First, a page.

Everyone living or working in the lower Cynon Valley will be offered a coronavirus test, as the area becomes the second in Wales to introduce mass testing.
All residents and workers without symptoms will be offered repeat coronavirus testing between December 5 and December 20 in a bid to identify positive cases and break the chains of transmission.
Testing will be delivered in partnership between the Welsh Government, UK Government, Rhondda Cynon Taf County Borough Council, Cwm Taf Morgannwg Health Board and the Ministry of Defence, with logistical support from the Armed Forces.
The areas covered by the mass testing pilot are Abercynon, Mountain Ash East, Mountain Ash West, Penrhiwceiber and Aberaman South.
Two main test centres will be located at Cynon Valley Indoor Bowls Centre and Mountain Ash and Abercynon Sports Centre, with further sites announced at a later date.
Lateral Flow Devices, which can turn around results within about 20 to 30 minutes, will be used to test people.
If a person tests positive, they will be asked to return home so they can self-isolate immediately.
Health Minister Vaughan Gething said: “The pilot in Merthyr continues to go well with almost 8,000 tested in the first six days of the pilot.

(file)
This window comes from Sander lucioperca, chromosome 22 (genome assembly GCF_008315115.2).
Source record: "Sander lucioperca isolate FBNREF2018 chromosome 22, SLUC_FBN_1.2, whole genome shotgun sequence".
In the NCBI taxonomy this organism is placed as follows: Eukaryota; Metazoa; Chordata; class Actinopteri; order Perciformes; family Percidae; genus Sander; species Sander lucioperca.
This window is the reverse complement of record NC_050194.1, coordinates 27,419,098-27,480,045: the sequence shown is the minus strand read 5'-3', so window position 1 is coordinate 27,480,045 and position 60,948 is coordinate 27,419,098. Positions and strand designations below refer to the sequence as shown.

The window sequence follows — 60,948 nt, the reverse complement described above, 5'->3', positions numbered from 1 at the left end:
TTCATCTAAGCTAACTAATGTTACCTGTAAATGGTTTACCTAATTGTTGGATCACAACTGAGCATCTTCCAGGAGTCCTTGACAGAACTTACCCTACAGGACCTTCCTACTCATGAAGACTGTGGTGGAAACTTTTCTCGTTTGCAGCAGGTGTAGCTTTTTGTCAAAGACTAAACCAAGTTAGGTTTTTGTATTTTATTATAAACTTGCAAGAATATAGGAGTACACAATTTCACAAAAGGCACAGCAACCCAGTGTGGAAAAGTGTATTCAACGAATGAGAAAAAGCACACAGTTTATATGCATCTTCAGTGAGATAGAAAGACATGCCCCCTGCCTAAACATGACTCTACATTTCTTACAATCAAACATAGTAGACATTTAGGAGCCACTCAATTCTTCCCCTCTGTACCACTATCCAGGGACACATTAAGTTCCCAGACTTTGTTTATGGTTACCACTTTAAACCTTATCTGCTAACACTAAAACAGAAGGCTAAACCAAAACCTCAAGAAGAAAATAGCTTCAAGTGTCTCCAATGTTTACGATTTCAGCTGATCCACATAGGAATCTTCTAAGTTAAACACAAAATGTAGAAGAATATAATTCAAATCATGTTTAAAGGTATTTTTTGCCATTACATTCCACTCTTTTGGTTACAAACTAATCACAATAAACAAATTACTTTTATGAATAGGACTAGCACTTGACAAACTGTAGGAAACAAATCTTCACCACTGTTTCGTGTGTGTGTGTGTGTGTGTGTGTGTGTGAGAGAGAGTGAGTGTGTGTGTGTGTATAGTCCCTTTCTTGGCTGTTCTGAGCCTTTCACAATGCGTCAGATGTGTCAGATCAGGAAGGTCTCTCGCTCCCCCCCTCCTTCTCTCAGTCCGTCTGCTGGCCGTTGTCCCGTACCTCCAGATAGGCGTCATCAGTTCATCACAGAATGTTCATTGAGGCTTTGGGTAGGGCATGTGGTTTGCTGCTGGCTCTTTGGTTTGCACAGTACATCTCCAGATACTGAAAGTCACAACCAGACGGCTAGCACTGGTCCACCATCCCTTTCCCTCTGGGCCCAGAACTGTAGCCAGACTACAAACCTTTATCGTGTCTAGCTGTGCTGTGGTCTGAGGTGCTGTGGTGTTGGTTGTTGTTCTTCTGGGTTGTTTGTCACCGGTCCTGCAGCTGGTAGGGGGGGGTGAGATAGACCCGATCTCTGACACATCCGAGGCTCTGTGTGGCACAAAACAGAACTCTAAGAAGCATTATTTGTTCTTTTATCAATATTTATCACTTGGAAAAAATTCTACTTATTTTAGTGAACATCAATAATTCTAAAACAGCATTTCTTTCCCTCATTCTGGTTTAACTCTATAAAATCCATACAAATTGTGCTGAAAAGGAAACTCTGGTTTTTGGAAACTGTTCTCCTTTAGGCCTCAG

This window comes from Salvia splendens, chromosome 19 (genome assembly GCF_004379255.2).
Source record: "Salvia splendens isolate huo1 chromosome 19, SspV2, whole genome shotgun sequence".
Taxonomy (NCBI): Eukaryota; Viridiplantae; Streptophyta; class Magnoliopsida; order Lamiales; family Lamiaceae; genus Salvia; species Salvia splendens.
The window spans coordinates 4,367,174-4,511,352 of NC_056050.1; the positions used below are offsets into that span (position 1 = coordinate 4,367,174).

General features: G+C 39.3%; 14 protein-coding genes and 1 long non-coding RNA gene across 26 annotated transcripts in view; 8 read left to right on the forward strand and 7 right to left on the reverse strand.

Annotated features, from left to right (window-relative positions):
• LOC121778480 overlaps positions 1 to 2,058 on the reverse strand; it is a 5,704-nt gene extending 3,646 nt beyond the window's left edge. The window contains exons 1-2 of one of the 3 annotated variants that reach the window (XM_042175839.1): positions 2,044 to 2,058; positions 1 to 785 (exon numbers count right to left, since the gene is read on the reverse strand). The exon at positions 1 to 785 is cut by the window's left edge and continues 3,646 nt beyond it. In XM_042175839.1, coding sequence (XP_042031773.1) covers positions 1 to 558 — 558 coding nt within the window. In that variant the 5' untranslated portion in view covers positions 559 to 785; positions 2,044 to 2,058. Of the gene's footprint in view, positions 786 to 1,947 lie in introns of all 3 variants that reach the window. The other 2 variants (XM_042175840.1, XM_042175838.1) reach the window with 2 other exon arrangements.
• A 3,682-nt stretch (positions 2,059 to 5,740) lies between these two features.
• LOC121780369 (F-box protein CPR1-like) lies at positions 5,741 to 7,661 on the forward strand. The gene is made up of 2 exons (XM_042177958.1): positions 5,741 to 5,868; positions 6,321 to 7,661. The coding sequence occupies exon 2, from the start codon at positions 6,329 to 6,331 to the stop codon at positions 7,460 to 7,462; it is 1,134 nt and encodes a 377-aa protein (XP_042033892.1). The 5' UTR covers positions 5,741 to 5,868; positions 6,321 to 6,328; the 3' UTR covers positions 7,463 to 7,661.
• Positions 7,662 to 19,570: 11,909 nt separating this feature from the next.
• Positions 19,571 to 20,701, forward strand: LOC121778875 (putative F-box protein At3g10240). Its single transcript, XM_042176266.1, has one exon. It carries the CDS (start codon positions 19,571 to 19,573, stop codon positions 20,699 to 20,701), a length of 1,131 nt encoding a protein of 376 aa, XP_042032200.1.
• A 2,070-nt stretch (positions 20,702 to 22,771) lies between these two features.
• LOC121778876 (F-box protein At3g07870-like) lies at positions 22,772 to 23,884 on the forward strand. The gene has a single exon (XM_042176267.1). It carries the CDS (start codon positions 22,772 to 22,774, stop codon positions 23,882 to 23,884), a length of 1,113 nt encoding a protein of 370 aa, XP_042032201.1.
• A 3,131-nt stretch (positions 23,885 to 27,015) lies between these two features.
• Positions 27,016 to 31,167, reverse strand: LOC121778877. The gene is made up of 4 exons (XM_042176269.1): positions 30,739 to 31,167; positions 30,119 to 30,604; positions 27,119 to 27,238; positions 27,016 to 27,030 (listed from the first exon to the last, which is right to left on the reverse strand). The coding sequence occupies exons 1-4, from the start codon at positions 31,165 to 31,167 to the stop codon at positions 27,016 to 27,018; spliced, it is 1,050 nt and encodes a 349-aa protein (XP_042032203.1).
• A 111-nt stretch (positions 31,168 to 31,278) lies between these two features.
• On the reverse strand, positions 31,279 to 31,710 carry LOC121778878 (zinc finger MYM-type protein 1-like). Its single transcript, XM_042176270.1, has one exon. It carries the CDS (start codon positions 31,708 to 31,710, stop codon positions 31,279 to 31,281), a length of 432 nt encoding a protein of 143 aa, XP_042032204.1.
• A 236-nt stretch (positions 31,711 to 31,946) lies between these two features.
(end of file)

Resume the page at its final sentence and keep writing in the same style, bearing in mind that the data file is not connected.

“I’m pleased we are now able to extend the mass testing programme to Lower Cynon Valley.
“As the Merthyr Tydfil pilot has shown, mass testing is providing us with a greater understanding of prevalence within the community and how many people have coronavirus.
“It’s also identifying how many people within the community are asymptomatic.
“Coronavirus has not gone away and we all need to work together to tackle this deadly virus.
“I want to thank everyone in Merthyr Tydfil who have made the pilot project a success and I would encourage the people of Lower Cynon Valley to get tested.”
The areas able to access the testing have seen some of the highest incidence rates of coronavirus in recent weeks.
Identifying residents who may have the virus but have no symptoms could be key to helping stop the transmission of Covid-19, the Welsh Government said.
It will be closely monitoring the number of positive results to help better understand the spread of the virus.
Councillor Andrew Morgan, leader of Rhondda Cynon Taf County Borough Council, said the mass testing pilot came following several weeks of planning.
“This is an integral part of our fight against the virus, as it gives us a greater understanding of the prevalence and level of transmission within our communities,” Mr Morgan said.
“Following the positive progress seen in the downward trajectory of daily cases and the positivity rate after both the local measures and the national firebreak lockdown, it is now important that we identify and isolate those who are asymptomatic within our communities to break those chains of transmission as cases are now starting to rise again.”
In the seven days leading up to November 24, the incidence rate in Rhondda Cynon Taf was 252.4 cases per 100,000 people, Public Health Wales figures state.
Of the tests performed, 13.8% came back positive for coronavirus.